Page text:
"Mulo Shaak Baata", she said. And then she pointed to the others and said "Kochu baata" and "Kopi paata baata"! I was bowled by all these baatas or pates or pastes. They were really heavenly. That something so simple like "Leafy greens of radish" or the "green leaves of cauliflower" could morph into something so delicious was beyond my imagination.

She explained how the greens are ground into a paste on the sheel-nora, the same pocmarked slab of stone used in all Indian homes used to wet-grind spices. After that the paste is sauteed in Mustard oil with spices like kalo jeera(kalonji), green chilies and garlic, until the water is dried out and the paste is cooked.

Sheel Nora -- though here it is being used for making posto

Back home, I asked my Mother, "How come you never made paata baata?"

She looked quizzically at me and didn't appear too happy about my allegiance towards this strange dish called "paata bata"

And when I explained what it was she dismissed it as something that Bangals make, "Bangal ra oi shob banay".

Well might be true. The Bangals, or the Bengalis who immigrated from Bangladesh during or just before partition, are known for their distinctive cooking strategies. They are also known for their enterprising habit of using every bit of vegetables and fish in a dish and not wasting even the peels. I am not sure why people from this region of Bengal are more prone to making baatas etc while the folks from West Bengal are not.

It could be that the immigrant Bengalis were more careful about not wasting food and making the most of what they had. It could also be because Bangladesh was a river state with frequent flooding, so people tried to make most of the vegetables they got during those periods of rain and flood. In both situations, the idea was to stretch to the limits of what little you had.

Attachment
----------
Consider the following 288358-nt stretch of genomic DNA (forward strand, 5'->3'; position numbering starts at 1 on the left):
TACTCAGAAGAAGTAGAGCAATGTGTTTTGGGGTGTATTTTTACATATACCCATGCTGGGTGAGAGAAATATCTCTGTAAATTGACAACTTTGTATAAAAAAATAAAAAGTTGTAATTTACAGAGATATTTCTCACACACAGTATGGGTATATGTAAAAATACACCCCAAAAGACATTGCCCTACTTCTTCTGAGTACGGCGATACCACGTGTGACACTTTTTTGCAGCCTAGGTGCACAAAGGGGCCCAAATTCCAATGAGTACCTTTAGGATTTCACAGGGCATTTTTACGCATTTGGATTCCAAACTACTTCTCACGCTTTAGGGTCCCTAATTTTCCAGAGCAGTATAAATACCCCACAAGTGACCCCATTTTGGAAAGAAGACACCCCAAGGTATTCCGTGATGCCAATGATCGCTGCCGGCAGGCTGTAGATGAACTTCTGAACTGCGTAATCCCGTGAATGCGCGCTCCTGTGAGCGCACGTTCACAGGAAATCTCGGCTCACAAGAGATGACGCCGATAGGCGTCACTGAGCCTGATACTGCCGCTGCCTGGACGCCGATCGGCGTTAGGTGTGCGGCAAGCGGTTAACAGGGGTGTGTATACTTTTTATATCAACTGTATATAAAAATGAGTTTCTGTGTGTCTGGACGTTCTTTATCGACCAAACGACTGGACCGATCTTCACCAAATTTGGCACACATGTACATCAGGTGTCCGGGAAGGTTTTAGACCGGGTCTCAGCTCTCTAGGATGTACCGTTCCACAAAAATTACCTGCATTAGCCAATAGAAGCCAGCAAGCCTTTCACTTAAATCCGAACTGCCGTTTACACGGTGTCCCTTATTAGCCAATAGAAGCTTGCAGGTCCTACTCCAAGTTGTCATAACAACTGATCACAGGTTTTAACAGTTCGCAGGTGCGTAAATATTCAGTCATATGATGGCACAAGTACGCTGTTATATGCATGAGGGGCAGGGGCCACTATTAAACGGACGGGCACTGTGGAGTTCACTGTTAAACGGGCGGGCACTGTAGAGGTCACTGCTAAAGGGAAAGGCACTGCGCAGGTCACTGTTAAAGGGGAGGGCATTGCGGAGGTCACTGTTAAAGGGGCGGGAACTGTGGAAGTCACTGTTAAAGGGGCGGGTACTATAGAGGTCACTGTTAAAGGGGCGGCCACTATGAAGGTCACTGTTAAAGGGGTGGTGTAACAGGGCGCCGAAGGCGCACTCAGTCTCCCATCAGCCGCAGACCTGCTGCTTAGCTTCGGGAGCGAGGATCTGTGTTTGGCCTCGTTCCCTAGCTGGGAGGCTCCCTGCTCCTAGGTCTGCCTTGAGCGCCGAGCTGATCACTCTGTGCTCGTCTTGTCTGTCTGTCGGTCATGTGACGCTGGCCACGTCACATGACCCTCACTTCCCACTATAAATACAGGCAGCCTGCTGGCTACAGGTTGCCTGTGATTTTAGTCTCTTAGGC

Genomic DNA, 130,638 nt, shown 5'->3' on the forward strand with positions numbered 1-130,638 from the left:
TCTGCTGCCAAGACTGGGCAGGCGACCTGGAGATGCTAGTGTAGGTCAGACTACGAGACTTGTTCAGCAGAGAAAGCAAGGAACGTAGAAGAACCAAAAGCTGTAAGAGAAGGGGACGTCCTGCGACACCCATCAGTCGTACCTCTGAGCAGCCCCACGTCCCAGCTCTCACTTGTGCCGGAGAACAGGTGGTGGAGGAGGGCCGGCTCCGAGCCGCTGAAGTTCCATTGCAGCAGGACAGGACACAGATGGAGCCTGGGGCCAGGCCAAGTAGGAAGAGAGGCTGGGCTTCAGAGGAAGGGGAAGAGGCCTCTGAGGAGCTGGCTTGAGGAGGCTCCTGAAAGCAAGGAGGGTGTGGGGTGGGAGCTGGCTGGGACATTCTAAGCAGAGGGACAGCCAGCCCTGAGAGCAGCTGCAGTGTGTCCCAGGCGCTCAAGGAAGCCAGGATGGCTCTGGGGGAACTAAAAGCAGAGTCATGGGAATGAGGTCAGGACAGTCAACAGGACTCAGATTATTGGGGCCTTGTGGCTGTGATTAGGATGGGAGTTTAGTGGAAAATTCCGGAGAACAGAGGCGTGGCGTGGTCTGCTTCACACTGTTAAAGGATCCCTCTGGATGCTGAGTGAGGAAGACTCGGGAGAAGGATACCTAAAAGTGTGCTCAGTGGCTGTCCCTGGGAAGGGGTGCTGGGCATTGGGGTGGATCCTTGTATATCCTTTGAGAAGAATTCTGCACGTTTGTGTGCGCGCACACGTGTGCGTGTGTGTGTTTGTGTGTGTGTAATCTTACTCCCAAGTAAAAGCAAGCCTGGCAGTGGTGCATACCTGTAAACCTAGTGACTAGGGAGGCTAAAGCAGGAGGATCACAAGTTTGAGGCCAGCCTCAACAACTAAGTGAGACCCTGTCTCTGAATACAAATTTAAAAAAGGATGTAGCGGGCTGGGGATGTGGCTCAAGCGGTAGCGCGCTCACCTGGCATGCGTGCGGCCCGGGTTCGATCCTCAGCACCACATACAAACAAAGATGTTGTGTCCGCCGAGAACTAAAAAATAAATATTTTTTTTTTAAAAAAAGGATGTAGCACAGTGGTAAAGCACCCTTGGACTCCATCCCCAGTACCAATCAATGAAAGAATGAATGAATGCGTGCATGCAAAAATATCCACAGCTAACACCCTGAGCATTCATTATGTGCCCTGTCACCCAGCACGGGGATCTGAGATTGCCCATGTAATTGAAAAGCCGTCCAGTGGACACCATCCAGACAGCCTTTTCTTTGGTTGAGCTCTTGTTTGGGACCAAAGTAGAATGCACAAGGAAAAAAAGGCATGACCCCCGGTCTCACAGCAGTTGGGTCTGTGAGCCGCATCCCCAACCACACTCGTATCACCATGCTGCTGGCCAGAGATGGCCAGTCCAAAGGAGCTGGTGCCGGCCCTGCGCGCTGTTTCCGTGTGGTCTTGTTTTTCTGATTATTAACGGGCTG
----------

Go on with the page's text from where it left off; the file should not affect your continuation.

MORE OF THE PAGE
So whatever the reason of their origin, the pate' like dishes made from vegetable peels or leafy greens or even whole vegetables are delicious. Later my mom-in-law also made a Kaanchakolar khosa baata made with the skin of green plantains which I have shared on the blog earlier.  Last month when we were visiting my friends from Thanksgiving, my friend Deepshikha made a "Dhonepaata Bata", a similar paste like my Ma-in-law makes but with coriander leaves. It was not the "dhonepata chutney" that we make every winter. This was a cooked dish.

So once I was back in my kitchen I was itching to make a paata bata. But instead of using only Coriander leaves, I wanted to use radish greens and cabbage. And then I didn't find any radish greens at the market so I got some watercress, which we are very fond of. The paste was now made of watercress, cabbage and coriander leaves.  More of coriander and watercress and less of cabbage. I wasn't sure how the  cabbage would  turn out so I sauteed them first and then made the paste. But honestly  the transformation of these greens into this Bengali style pâté was spectacular.